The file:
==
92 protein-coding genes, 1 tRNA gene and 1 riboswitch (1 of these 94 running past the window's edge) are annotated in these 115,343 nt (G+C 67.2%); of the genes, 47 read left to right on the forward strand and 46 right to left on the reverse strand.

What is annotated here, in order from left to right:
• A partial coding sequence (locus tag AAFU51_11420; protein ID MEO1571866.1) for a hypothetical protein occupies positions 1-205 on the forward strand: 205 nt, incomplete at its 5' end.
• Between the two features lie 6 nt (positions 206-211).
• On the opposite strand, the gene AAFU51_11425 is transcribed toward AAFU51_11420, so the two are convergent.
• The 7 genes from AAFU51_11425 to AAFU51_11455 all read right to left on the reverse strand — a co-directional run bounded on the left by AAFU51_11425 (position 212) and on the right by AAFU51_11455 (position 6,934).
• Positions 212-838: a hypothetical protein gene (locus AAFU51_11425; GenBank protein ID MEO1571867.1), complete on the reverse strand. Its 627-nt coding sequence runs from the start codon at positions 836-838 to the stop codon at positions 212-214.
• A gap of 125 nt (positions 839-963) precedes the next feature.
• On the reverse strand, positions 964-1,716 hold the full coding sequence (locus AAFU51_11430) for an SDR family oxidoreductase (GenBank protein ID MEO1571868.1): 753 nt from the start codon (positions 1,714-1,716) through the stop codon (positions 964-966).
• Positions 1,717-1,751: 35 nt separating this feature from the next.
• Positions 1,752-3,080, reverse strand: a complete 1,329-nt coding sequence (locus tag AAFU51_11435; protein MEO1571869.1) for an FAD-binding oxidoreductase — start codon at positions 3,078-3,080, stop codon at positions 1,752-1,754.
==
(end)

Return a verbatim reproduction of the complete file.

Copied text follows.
92 protein-coding genes, 1 tRNA gene and 1 riboswitch (1 of these 94 running past the window's edge) are annotated in these 115,343 nt (G+C 67.2%); of the genes, 47 read left to right on the forward strand and 46 right to left on the reverse strand.

What is annotated here, in order from left to right:
• A partial coding sequence (locus tag AAFU51_11420; protein ID MEO1571866.1) for a hypothetical protein occupies positions 1-205 on the forward strand: 205 nt, incomplete at its 5' end.
• Between the two features lie 6 nt (positions 206-211).
• On the opposite strand, the gene AAFU51_11425 is transcribed toward AAFU51_11420, so the two are convergent.
• The 7 genes from AAFU51_11425 to AAFU51_11455 all read right to left on the reverse strand — a co-directional run bounded on the left by AAFU51_11425 (position 212) and on the right by AAFU51_11455 (position 6,934).
• Positions 212-838: a hypothetical protein gene (locus AAFU51_11425; GenBank protein ID MEO1571867.1), complete on the reverse strand. Its 627-nt coding sequence runs from the start codon at positions 836-838 to the stop codon at positions 212-214.
• A gap of 125 nt (positions 839-963) precedes the next feature.
• On the reverse strand, positions 964-1,716 hold the full coding sequence (locus AAFU51_11430) for an SDR family oxidoreductase (GenBank protein ID MEO1571868.1): 753 nt from the start codon (positions 1,714-1,716) through the stop codon (positions 964-966).
• Positions 1,717-1,751: 35 nt separating this feature from the next.
• Positions 1,752-3,080, reverse strand: a complete 1,329-nt coding sequence (locus tag AAFU51_11435; protein MEO1571869.1) for an FAD-binding oxidoreductase — start codon at positions 3,078-3,080, stop codon at positions 1,752-1,754.